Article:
Friday, December 1, 2017

Haftarat Va-Yishlach: Forging a New Relationship with Esau

In the wake of the US president retweeting anti-Muslim videos, I want to dedicate this blog post to interfaith relations and interfaith dialogue. Is there a problem of fundamentalist in the world? Absolutely. And is much
of it done in the name of Islam and Allah? Sadly, yes, though Muslims around the world have decried the violence, and have emphasized time and again that Islam is a religion of peace, love, and compassion. Would we, as Jews, want the ultra-Orthodox in Israel to speak for all of us? Or allow their brand of Judaism (if you can even call it that...) to be considered THE official representation of what we stand for? How fitting, then, that our Torah portion this week speaks of our complicated and multi-faceted relationship with other peoples, and the Haftarah echoes that tension in a powerful and eternally-reverberating way.

The real tragedy - in my opinion - of those tweeted videos is that they stereotype and generalize. "Islam is..." And yet, NONE of us are just one thing. We are all complex and layered. Earlier in Genesis, we learned that Jacob and Esau are
brothers, children of the same two parents. But rivalry poisoned their relationship, and Esau vowed to kill Jacob for stealing their father's blessing. This week, we read about their dramatic reunion, which takes place decades later. And to our (and Jacob's) great surprise, Esau offers only love and reconciliation. They are a family once again. It is a beautiful scene... and yet we know that the descendants of Esau, the Edomites, become our bitter enemies. Then, in a later generation, we are allies again. Our Haftarah, the entire prophecy of Ovadiah, takes us (most likely) to yet another, later era, after the destruction of the Temple in Jerusalem in 587 BCE, where the Edomites are once again an enemy of Israel. And so on it goes...

Ovadiah rails against the deceit of Esau when Israel lay in ruins: "How could you enter the gate of My people on its day of disaster, gaze in glee with the others on its misfortune on its day of disaster, and lay hands on its wealth?!?" (1:13) He goes on to prophesy that "As you did, so shall it be done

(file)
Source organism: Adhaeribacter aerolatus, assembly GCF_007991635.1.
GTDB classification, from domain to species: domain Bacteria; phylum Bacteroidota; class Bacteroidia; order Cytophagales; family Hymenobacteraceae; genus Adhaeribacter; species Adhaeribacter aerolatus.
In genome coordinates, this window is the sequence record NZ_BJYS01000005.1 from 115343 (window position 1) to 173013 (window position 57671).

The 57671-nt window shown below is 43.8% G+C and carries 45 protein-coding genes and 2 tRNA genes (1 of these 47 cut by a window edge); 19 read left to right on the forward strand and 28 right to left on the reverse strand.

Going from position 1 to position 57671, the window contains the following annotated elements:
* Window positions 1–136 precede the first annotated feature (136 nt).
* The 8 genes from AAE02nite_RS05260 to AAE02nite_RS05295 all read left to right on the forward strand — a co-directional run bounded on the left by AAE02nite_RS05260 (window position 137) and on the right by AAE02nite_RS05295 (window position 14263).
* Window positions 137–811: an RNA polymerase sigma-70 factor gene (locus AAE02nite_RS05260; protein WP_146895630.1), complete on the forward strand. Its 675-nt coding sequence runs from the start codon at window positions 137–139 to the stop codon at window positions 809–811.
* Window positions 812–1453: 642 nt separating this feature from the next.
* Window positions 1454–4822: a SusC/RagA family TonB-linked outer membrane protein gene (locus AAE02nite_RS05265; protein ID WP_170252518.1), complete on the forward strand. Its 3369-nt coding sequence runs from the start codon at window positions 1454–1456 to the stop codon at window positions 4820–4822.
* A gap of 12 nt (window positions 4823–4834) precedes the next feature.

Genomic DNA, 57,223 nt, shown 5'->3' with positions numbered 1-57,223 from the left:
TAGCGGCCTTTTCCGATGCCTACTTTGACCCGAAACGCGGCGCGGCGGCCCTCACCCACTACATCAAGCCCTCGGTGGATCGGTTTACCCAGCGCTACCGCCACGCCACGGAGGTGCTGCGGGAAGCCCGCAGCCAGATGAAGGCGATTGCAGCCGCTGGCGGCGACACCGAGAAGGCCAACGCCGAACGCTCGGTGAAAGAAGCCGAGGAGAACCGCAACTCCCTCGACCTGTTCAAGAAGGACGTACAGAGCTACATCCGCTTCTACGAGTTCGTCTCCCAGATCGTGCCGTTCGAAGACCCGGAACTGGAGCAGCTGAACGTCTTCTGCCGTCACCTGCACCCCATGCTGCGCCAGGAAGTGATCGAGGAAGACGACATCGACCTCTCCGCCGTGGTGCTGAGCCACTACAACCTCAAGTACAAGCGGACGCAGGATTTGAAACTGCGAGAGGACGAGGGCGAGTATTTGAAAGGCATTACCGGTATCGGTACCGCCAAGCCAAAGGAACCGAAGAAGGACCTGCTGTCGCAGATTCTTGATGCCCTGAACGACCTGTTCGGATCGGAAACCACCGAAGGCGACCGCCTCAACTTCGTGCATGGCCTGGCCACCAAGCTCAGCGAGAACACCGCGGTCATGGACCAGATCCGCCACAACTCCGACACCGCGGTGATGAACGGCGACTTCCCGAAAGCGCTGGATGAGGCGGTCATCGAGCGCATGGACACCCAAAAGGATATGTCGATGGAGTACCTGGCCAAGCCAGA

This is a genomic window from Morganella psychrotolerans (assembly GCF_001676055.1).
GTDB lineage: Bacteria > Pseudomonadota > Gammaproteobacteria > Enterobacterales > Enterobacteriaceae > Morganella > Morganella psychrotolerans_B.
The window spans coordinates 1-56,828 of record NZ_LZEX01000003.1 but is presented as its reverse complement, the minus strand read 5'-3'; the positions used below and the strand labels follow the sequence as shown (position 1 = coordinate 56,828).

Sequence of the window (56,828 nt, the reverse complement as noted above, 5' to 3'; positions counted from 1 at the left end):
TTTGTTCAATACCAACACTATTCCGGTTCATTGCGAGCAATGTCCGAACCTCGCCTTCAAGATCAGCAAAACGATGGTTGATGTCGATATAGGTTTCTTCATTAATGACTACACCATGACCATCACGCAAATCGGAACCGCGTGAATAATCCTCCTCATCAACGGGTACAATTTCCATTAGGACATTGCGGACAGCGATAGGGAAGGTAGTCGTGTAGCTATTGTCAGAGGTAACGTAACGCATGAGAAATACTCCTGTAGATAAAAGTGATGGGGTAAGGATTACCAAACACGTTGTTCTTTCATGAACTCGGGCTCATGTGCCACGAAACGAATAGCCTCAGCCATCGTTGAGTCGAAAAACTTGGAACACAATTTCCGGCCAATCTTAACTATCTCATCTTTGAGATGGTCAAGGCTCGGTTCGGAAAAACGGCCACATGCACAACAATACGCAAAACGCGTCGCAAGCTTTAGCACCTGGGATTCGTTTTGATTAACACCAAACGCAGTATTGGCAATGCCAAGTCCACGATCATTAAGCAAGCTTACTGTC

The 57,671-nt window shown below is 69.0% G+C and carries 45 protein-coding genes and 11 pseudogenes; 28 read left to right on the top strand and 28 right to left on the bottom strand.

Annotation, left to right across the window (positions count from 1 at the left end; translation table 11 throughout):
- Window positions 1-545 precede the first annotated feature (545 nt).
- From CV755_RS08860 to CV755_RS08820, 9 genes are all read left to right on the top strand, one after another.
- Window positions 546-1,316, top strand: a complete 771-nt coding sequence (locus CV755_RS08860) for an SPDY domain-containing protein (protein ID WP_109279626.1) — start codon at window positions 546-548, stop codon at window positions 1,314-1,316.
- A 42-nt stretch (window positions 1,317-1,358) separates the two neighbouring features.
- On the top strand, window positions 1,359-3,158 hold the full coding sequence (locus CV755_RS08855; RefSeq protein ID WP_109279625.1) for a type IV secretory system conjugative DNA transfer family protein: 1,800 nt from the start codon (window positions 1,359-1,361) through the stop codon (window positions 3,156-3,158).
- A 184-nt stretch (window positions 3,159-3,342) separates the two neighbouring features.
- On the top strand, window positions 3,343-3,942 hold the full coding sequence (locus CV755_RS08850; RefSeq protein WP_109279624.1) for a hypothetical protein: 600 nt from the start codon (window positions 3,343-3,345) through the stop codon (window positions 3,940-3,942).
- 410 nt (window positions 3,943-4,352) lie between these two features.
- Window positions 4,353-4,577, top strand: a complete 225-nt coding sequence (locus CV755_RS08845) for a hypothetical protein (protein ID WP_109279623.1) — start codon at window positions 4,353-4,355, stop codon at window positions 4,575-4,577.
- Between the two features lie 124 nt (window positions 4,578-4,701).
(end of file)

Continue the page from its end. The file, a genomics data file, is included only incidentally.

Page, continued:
to you; your conduct shall be requited." (15) You'll get what's coming to you!! And what I find so sad here is the endlessness of it all. We did to them and they did to us; Jacob tricked Esau, and Edom attacked Israel. We're still doing it today! We engage in so much senseless "whataboutism," where we say, "sure, we did x, but what about what THEY did???" It's an endless cycle, and truly nobody wins. Our ancient rabbinic ancestors loved Ovadiah's prophecies, because they used "Edom" as a euphemism for the evil Roman Empire, and heaped insult upon curse on Edom when they couldn't castigate their ACTUAL oppressors, the Romans. All these cultural memories, the millennia of fighting, are today wrapped up in our associations with Muslims, Arabs, and The Other.

We CAN break the cycle. But we first have to realize how ancient and deep the distrust is, see it in ourselves, and then actively choose - again and again - to reject that narrative. To spurn the objectionable videos that perpetuate stereotypes, and those who traffic in them. Just last week, I had the tremendous privilege of being honored by a local religious group that is a tremendous partner of ours.
The Islamic Center of Chester, also called Masjid Mustaqeem, asked me to be one of their honorees at their Appreciation Banquet. A dozen Ohevites joined me at this wonderful ceremony. And we were blessed to see some of the best that the Islamic faith - and its adherents - have to offer. It is a beautiful religion, with SO many similarities to our own. They are our brother; Esau to our Jacob, Ishmael to our Isaac, in the purest sense of that bond. We are family. Another honoree at the banquet offered a beautiful poem that touched each and every one of us. And I am posting it here, because it utterly encompasses my own view of the world, and of our shared God. We know our history; we know what the Edomites did, what Ovadiah witnessed, and the rabbis endured. But that is not my reality. I wholeheartedly spurn that narrative. I will form my own relationships and my own opinions; my hand is entirely and lovingly held open to my brother, Esau.

Muslim poem by an unknown author:
“I asked Allah for strength and Allah gave me difficulties to make me strong.
I asked Allah for wisdom and Allah gave me problems to solve.
I asked Allah for courage and Allah gave me obstacles to overcome.
I asked Allah for love and Allah gave me troubled people to help.
I asked Allah for favors and Allah gave me opportunities.
Maybe I received nothing I wanted, but I received everything I needed – Alhamdulillah.”

Photos in this blog post:
1. CC image courtesy of Victorgrigas on Wikimedia Commons
2. CC image courtesy of CFCF on Wikimedia Commons
3. Image of Twitter post that (sarcastically) embodies "Whataboutism"
4. Image of honorees at Masjid Mustaqeem's Appreciation Banquet, courtesy of Amy Pollack

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